• Increases access to resources
  • Provides adequate time for the use of resources
  • Facilitates collaborative planning between the
    SLMC and classroom teachers

27
Who Came Up with This Idea Anyway?
28
Look to the Research
29
Library Research Service
  • Impact Studies
  • www.lrs.org/impact.asp

30
What the Research Says
  • Wherever possible, schools should adopt policies
    of flexibly scheduled access to the LMC.
    Available evidence indicates that LMCs that are
    reasonably accessible to students contribute more
    to academic achievement.
  • Proof of the Power A First Look at the Results
    of the Colorado StudyAnd More! Fast Facts No.
    165, November, 1999

31
Predictors of Academic Achievement Alaska Study
  • Time spent by librarians delivering information
    literacy instruction to students
  • Time spent by librarians planning cooperatively
    with teachers

32
What the Research Says
  • Elementary school students with the most
    collaborative teacher librarians scored 20
    higher on the Colorado Student Assessment Program
    (CSAP) for reading than students with the least
    collaborative teacher librarians.
  • Lance, 2000

33
Elementary schools with more flexibly scheduled
libraries performed 10 percent better in reading
and 11 percent better in writing on the ISAT
tests of fifth-graders than schools with less
flexibly scheduled libraries.
Powerful Libraries Make Powerful Learners The
Illinois Study. Illinois School Library Media
Association, 2005. http//www.islma.org/pdf/ILStud
y2.pdf
34
Where high school libraries are more flexibly
scheduled, more than six percent more
eleventh-graders met or exceeded PSAE reading
standards than their counterparts with less
flexibly scheduled libraries. High schools with
more flexibly scheduled libraries also had five
percent higher ACT scores than schools with less
flexibly scheduled libraries.
Powerful Libraries Make Powerful Learners The
Illinois Study. Illinois School Library Media
Association, 2005. http//www.islma.org/pdf/ILStud
y2.pdf
35
The wider spectrum of activities involved in true
collaboration between school librarians and
classroom teachers demonstrates an impact at the
high school level, particularly through the links
between those activities and eleventh-grade ACT
scores. When library staff spends more time on
these activities, ACT scores increase an average
of three to four percent over the scores for
schools with less collaborative library staff.
Powerful Libraries Make Powerful Learners The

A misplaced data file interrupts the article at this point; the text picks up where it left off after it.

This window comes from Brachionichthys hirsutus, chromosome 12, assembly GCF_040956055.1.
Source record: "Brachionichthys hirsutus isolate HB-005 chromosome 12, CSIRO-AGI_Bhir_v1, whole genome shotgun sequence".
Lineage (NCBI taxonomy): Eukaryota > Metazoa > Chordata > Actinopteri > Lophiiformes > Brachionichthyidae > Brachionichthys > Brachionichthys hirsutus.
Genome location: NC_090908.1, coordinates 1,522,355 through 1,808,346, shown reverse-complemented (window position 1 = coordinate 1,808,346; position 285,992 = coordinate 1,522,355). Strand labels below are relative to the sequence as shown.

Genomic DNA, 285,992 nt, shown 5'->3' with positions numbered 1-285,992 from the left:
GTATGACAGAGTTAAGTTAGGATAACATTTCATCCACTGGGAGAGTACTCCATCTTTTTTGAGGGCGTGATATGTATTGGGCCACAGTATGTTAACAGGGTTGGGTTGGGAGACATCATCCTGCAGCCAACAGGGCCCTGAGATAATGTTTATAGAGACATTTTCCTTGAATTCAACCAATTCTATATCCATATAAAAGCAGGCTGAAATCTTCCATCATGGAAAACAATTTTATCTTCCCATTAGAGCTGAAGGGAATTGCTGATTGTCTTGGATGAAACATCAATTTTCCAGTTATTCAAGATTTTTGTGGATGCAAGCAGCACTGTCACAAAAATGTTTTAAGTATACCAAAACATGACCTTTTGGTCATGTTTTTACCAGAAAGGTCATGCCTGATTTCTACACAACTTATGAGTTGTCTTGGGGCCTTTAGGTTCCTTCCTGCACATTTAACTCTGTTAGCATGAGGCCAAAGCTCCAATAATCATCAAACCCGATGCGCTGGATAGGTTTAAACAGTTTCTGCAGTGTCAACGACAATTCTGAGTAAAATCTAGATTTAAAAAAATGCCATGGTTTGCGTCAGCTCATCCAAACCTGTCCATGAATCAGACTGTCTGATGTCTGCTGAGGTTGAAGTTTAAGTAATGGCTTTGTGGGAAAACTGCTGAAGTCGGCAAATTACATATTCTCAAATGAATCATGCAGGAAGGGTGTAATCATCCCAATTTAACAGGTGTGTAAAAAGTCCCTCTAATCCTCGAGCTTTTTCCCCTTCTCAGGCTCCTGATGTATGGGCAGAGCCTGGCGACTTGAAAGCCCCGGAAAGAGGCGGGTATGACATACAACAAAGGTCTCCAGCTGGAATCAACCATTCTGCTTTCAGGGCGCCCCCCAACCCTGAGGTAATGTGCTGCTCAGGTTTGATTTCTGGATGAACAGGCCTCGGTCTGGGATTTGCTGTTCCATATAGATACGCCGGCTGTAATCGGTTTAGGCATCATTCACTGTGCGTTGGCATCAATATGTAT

Illinois Study. Illinois School Library Media
Association, 2005. http//www.islma.org/pdf/ILStud
y2.pdf
36
School Libraries Work!Scholastic Library
Publishing
  • http//librarypublishing.scholastic.com

37
What the Research Says
  • At elementary schools with the highest Michigan
    Educational Assessment Program (MEAP) reading
    scores, teachers and students are 4 times as
    likely to be able to visit the library on a
    flexibly scheduled basis, compared to their
    counterparts at the lowest scoring schools.
  • Rodney, Lance, and Hamilton-Pennell, 2003

38
Revitalizing High School Libraries (RHSL)
  • Update and refurbished 4 HS media centers
    (Minneapolis, Tampa, San Francisco)
  • Survey administered to over 600 students
    regarding reading habits
  • Extended hours of operation and more flexible
    access provided to the media centers

39
RHSL Students Read More
  • Findings from a survey in late 2005 suggest
    that students in RHSL sites are reading more for
    fun as well as classtalking more about books and
    reading with family and friends. These behaviors
    are strongly associated with higher reading and
    academic achievement.
  • Adolescents Read. Public Education Network,
    Issue 2, January 2006

40
National Standards and State Guidelines
41
Flexible, equitable, and far-reaching access to
the library media program is essential to the
development of a vibrant, active learning
community. Information Power, 1998
42
NBPTS
  • Library media specialists will show their ability
    to collaborate with others in the instructional
    community to create, plan, and implement learning
    experiences and assess student learning, using a
    variety of resources.

43
School library media coordinators and technology
facilitators play a vital role in todays schools
by providing flexible access to relevant
resources and flexible instruction based on
collaborative planning.
  • IMPACT Guidelines for Media and Technology
    Programs, 2005

44
The Media Coordinator and Collaboration
http//video.dpi.state.nc.us/eforums/impact_videos
/
45
Getting Started Role of the Administrator
  • To be an advocate This is what is best for
    students.
  • Removing the SLMC from the release time schedule

46
Role of the Administrator
  • Communicating the expectation that collaboration
    will occur on a regular basis
  • Provision of grade-level/subject area team
    planning times

47
  • At the heart of professional learning
    communities is a commitment to having all
    teachers meet regularly with their colleagues